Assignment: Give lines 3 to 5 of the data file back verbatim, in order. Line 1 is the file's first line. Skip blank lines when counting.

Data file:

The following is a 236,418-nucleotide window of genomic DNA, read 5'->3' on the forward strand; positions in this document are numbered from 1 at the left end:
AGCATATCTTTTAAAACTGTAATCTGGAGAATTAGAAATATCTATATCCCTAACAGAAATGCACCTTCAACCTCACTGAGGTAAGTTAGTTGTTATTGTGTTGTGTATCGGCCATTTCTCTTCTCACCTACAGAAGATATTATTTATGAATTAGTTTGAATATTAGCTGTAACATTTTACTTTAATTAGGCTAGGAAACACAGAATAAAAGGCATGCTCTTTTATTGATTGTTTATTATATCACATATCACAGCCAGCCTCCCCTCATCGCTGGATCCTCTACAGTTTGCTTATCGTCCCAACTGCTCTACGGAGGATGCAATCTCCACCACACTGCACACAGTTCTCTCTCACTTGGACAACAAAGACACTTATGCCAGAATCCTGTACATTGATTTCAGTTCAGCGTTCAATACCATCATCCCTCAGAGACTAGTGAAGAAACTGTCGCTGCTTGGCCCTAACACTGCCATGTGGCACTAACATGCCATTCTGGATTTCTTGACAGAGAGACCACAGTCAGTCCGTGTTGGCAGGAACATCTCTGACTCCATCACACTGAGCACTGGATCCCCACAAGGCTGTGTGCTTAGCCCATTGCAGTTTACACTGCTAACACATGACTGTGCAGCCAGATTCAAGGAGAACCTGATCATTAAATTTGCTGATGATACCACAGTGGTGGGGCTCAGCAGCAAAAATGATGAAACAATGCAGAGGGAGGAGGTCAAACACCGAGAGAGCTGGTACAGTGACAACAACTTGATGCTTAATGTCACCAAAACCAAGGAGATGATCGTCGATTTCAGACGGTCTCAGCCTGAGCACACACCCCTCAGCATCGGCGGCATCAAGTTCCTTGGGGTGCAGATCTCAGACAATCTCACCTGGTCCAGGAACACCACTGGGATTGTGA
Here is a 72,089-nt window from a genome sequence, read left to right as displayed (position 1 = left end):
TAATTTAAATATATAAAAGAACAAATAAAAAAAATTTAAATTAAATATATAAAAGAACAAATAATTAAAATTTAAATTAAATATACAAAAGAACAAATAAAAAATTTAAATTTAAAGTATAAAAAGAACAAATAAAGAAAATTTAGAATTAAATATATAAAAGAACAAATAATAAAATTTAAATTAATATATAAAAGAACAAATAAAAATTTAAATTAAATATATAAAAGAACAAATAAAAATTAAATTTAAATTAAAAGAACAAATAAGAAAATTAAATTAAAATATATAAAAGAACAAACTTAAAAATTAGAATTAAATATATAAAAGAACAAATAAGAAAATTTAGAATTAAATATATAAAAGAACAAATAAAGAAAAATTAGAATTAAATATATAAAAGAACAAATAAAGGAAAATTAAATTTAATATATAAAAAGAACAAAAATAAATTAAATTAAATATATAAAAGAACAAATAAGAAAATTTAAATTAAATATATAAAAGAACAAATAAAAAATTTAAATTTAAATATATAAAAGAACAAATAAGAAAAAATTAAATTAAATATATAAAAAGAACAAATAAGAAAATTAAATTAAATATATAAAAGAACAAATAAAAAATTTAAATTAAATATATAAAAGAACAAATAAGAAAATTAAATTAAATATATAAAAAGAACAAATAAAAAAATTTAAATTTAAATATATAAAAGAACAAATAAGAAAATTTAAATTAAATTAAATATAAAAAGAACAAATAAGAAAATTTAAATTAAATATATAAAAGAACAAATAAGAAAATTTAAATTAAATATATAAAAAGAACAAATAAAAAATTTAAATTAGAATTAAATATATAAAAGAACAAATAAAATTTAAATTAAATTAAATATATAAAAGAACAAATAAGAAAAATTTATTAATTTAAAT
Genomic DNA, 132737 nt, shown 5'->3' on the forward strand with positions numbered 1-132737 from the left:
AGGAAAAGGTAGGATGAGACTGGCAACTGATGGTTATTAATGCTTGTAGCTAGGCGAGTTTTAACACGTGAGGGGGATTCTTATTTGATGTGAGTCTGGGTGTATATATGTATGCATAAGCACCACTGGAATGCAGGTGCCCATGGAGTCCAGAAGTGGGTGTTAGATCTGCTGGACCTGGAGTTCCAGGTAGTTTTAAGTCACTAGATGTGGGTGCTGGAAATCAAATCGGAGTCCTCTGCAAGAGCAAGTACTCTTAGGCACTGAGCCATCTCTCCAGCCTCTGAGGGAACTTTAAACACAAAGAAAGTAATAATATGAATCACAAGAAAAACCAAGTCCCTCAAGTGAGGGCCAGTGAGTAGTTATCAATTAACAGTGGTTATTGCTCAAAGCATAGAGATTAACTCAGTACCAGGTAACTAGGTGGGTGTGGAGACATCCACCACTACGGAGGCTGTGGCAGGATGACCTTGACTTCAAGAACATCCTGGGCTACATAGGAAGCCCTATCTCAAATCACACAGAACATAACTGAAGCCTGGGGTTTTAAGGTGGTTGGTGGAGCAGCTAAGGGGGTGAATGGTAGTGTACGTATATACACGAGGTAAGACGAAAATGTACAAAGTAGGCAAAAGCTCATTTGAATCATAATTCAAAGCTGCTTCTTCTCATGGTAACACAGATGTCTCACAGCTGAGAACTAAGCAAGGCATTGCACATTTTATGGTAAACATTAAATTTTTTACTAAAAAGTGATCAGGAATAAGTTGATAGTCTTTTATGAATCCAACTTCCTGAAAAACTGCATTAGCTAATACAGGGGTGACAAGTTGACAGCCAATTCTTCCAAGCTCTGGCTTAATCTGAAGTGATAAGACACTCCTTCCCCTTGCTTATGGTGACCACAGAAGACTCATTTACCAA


Here is a 72,089-nt window from a genome sequence, read left to right as displayed (position 1 = left end):
TAATTTAAATATATAAAAGAACAAATAAAAAAAATTTAAATTAAATATATAAAAGAACAAATAATTAAAATTTAAATTAAATATACAAAAGAACAAATAAAAAATTTAAATTTAAAGTATAAAAAGAACAAATAAAGAAAATTTAGAATTAAATATATAAAAGAACAAATAATAAAATTTAAATTAATATATAAAAGAACAAATAAAAATTTAAATTAAATATATAAAAGAACAAATAAAAATTAAATTTAAATTAAAAGAACAAATAAGAAAATTAAATTAAAATATATAAAAGAACAAACTTAAAAATTAGAATTAAATATATAAAAGAACAAATAAGAAAATTTAGAATTAAATATATAAAAGAACAAATAAAGAAAAATTAGAATTAAATATATAAAAGAACAAATAAAGGAAAATTAAATTTAATATATAAAAAGAACAAAAATAAATTAAATTAAATATATAAAAGAACAAATAAGAAAATTTAAATTAAATATATAAAAGAACAAATAAAAAATTTAAATTTAAATATATAAAAGAACAAATAAGAAAAAATTAAATTAAATATATAAAAAGAACAAATAAGAAAATTAAATTAAATATATAAAAGAACAAATAAAAAATTTAAATTAAATATATAAAAGAACAAATAAGAAAATTAAATTAAATATATAAAAAGAACAAATAAAAAAATTTAAATTTAAATATATAAAAGAACAAATAAGAAAATTTAAATTAAATTAAATATAAAAAGAACAAATAAGAAAATTTAAATTAAATATATAAAAGAACAAATAAGAAAATTTAAATTAAATATATAAAAAGAACAAATAAAAAATTTAAATTAGAATTAAATATATAAAAGAACAAATAAAATTTAAATTAAATTAAATATATAAAAGAACAAATAAGAAAAATTTATTAATTTAAAT
Genomic DNA, 132737 nt, shown 5'->3' on the forward strand with positions numbered 1-132737 from the left: